You turn us back to dust, and say,
‘Turn back, you mortals.’
For a thousand years in your sight
are like yesterday when it is past,
or like a watch in the night.
You sweep them away; they are like
a dream, like grass that is renewed
in the morning;
in the morning it flourishes and is renewed;
in the evening it fades and withers.
Go see this study of old age and its persistent affirmation of life, and then ask yourself whether or not actor Peter O’Toole was again robbed of “Best Actor Oscar.” Although at 74 (and far sturdier than he appears in this film) he still has many films to make, if Venus were to be his last, what a way to go out! Thanks to Hanif Kureishi’s literate script (he also wrote My Beautiful Launderette) and Roger Michell’s firm direction, keeping all from the four veteran stars from any tendency to “ham it up,” this little gem of a film will be one to return to again and again, it is so good.
Maurice (Peter O’Toole), Ian (Leslie Phillips), and Donald ( Richard Griffiths) are three thespians who meet regularly for coffee to share their aches and pains and fond memories of their days in the theater when they were well known to the theater-attending public. Maurice still is able to obtain a small part, but Ian is so disabled that his grand-niece Jessie (Jodie Whittaker) is dispatched to live with and take care of him. However, they do not get along, partly because she hasn’t a clue as to what to do in the kitchen; also she is so surly that Ian is convinced she was actually kicked out by her mother and foisted onto him. Maurice, however, has a very different view of the 19 year-old, dubbing her “Venus,” after the painting to which he introduces her when they visit the National gallery and stand before the great painting by Velasquez, “Rokeby Venus.” Despite his operation for prostate cancer rendering him impotent, Maurice is strongly attracted to the girl.
At first she sees him as a doddering old fool from which she can extract what she wants, including the use of his apartment for an afternoon of sex with her scruffy boy friend that she has picked up somewhere. She does not want Maurice to touch her at first, but as their relationship grows, she permit’s a kiss and touch on her shoulder. There is a lovely moment while she is taking a bath and Maurice’s recitation of Shakespeare’s sonnet “Shall I Compare Thee to a Summer’s Day?” obviously touches her, this probably being the first time she has ever heard such poetry. She is thrilled to ride with him in the huge limousine that he has ordered to be transported in to the site at which the costume film he has a small part in is being shot. When he has a brief spell that interrupts his on-camera dialogue, she is at last genuinely concerned for his welfare. The story of her transformation, which is subtly shown in change of make-up, hairstyle and clothing, will remind one of Pygmalion.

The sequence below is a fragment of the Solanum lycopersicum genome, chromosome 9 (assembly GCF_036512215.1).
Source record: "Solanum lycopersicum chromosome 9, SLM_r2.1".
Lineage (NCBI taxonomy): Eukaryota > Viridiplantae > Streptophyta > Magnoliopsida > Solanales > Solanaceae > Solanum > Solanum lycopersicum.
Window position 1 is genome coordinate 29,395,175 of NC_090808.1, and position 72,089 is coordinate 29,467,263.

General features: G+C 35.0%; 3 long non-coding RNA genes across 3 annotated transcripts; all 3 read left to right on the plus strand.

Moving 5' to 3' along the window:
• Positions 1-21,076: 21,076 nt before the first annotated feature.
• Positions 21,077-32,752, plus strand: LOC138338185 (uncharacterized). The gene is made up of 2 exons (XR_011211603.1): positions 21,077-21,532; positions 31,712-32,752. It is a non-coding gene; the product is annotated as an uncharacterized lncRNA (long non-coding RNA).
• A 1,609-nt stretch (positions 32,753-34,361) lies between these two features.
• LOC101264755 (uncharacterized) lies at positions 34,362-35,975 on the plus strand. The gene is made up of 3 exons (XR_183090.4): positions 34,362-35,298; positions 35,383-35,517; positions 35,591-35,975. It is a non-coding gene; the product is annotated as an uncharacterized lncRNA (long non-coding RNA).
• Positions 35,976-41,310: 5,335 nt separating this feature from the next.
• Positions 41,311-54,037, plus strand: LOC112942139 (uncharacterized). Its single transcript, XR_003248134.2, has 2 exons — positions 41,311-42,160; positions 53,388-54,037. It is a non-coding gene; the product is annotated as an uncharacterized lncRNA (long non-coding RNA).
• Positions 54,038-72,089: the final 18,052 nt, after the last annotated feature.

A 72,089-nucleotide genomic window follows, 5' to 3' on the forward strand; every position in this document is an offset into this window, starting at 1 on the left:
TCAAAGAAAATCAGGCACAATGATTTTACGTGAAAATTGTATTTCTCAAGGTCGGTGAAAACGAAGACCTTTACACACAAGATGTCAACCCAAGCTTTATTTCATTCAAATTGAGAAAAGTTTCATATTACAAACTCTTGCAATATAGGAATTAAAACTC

This depiction of old age still seeking the joy of youth and of living in general comes to dirty old man territory, but skirts it just in time. This is a touching tale of age and youth and an appetite for life that refuses to fade away, right up to the end.
1) What in the film confirms and what challenges your view of the elderly? How close do you think Maurice is to what Jesus meant when he said, “You must become like a child to enter the kingdom of heaven “?
2) What is Jessie like when Maurice first meets her? How does she change during the course of her relationship with Maurice?
3) How does death hang over the characters? What do you think of Maurice’s statement, “I am about to die, and I know nothing about myself” ? A confession? Why do you think he says this—do you believe that he has carried over his acting from the stage into his life and relationships?
4) Why do you think Ian asks, “Do you believe in anything, Maurice?” What do you think Maurice means when he says, “Pleasure…all I can give is pleasure?” How is this in keeping with great performers who obviously give their all when appearing before the public? Would you say this is the “calling” of an entertainer?
5) What has apparently happened in Maurice’s marriage? How do we see that he and wife Valerie (Vanessa Redgrave) have reconciled? What grace do you see in his last visit with her?
6) How did you feel when Ian and Maurice visit St. Paul’s and gaze at the plaques where former colleagues are buried, such as Laurence Harvey and Robert Shaw? What do you think that the little dance that the two perform signifies? Compare it to the beautiful circle dance of the five sisters in Dancing at Lughnasa or the two men dancing by the sea in Zorba the Greek.
7) Why do you think Maurice wanted to go so badly with Jessie to the sea? (Note the seascape painting that we see several times in the film.) What might the waters of the sea symbolize?